John Mellencamp
Concert Review
April 23, 1997 at Rosemont Theatre, Rosemont, IL

John Mellencamp is heartland rock 'n' roll. That was the verdict reached this week at the end of his five-night sold-out engagement at Rosemont Theatre.

The 4,400-seat venue offered fans one of the most intimate settings they've had the opportunity to see the former "Cougar" since long before he abandoned that stage name.

Following the album circus art theme, the stage was decked out as a big top, with manic crowd pleasers Moe Z MD (keyboards) and Pat Peterson (backing vocals, percussion) on heightened stages to the right and left of Mellencamp's centerstage. Calliope music set the mood before and after the show, (which ended with Mellencamp's roadies joining him onstage while decked out clown facepaint).

The Why Store opened the show with a '70s rock flavor, and vocals crossing somewhere between Hootie and Crash Test Dummies. Amanda Marshall followed proving that her Sheryl Crow-sounding hit "Birmingham" is her best effort; after a half hour of lackluster blues rock pap the audience was straining for the real rock 'n' roll show of the night. And he delivered.

Rather than concentrate on the material from his latest disc, Mr. Happy Go Lucky, Mellencamp's set ran like a greatest hits album, with the opening "Small Town," running into the rock rave of "Love and Happiness" and on into "Rain on the Scarecrow," "R.O.C.K. in the U.S.A," "Lonely Ol' Night," "Key West Intermezzo (I Saw You First), "a rap-colored revamp of "Jack and Diane" and an offhanded run-through of "Hurts So Good," (which Mellencamp let his guitarists have a crack at singing, before palming the mic himself.) Missing from the band were longtime Mellencamp drummer Kenny Aronoff (who played on the new album) and violinist Lisa Germano (who didn't), but their replacements — including Chicago violinist Miriam Sturm — ably filled the gap.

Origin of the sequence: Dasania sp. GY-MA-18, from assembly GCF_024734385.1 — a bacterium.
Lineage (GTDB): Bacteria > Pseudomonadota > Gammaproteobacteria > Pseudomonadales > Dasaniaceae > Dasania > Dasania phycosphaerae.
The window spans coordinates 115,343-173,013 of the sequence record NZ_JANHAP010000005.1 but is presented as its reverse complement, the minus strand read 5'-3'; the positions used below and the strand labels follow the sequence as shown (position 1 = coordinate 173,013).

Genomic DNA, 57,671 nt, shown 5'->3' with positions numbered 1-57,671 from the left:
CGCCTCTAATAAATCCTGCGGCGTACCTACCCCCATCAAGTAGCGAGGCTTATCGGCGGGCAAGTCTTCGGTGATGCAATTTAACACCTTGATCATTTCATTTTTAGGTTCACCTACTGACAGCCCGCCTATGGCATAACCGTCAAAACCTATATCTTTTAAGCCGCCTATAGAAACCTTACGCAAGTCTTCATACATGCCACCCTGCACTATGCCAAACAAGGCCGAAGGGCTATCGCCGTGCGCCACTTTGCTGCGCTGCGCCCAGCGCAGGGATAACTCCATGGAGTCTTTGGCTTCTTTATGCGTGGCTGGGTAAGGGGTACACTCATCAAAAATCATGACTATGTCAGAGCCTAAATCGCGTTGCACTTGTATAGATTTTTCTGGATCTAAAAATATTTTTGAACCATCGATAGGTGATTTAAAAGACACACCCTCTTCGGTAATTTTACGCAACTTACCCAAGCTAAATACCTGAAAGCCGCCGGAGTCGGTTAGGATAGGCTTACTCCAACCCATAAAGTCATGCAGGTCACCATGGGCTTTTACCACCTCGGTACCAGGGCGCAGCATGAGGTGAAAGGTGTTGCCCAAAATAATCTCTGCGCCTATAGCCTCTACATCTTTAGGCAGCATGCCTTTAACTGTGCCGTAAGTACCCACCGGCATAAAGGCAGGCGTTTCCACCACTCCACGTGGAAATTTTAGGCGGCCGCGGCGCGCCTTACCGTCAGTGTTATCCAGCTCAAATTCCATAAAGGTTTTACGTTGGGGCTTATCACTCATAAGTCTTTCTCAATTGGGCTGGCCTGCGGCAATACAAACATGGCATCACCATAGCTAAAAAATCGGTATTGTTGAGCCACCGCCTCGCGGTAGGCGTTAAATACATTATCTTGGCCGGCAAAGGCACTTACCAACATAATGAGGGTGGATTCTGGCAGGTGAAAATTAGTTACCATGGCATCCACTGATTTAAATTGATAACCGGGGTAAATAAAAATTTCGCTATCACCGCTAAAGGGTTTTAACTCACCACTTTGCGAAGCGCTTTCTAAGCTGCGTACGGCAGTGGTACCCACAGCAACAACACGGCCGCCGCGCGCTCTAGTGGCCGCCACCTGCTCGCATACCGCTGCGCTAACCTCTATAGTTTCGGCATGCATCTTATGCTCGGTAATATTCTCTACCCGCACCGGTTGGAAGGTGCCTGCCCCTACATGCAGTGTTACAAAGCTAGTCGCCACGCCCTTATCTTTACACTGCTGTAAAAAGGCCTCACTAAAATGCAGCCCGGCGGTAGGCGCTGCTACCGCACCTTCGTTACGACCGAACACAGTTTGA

The show wound to a close with "The Authority Song," "Little Pink Houses" (done as a feisty duet with opening act Amanda Marshall) and "Check It Out." It all clocked in at around an hour and a half, but Mellencamp spared little time for banter or encore breaks. The band played a fast, hard set that demonstrated Mellencamp's sure hand with straight rock hooks and lyrics. His catalogue is inarguably solid, from "Hurts So Good" straight through to the latest, "Just Another Day."

While it won't be the cozy confines of Rosemont Theatre, Mellencamp will bring his musical circus back to the Chicago area for a show under The World Theatre's Big Top on June 26. Don't miss this top-form tour.


The Jason Bonham Band
In The Name of My Father - The ZepSet
(MJJ/550 Music/Epic)

What better cover band for Led Zeppelin could you find than one employing one of the elder Zepp's sons? The Jason Bonham Band (which boasts an almost entirely new cast since the band was known simply as Bonham) has just released a set of Led Zeppelin covers recorded "Live From Electric Ladyland." The 10 live tracks include loyal covers of "In The Evening," "Ramble On," "The Song Remains The Same," "Communication Breakdown" and "Whole Lotta Love." All the artist royalties from the album are being donated to charities, including Jason's dad's memorial, the John Bonham Memorial Motorcycle Camp


Greg Lake
From The Beginning

In many ways, a Best of Greg Lake is a Best of Emerson, Lake and Palmer box set, with some extra solo material. Much of Lake's career has been spent with ELP, and this set reflects that, opening with two of his early songs with King Crimson, and then concentrating on a wealth of ELP material, from "Lucky Man" and "Still...You Turn Me On," to "Karn Evil 9" and Emerson, Lake and Powell's "Touch and Go." There are over a dozen solo Lake songs included from his couple solo albums and live tours and his collaboration with Crimson's Pete Sinfield on "Still." An interesting local connection: the liner notes which chronicle Lake's career through it all were written by longtime Illinois Entertainer magazine writer Bruce Pilato.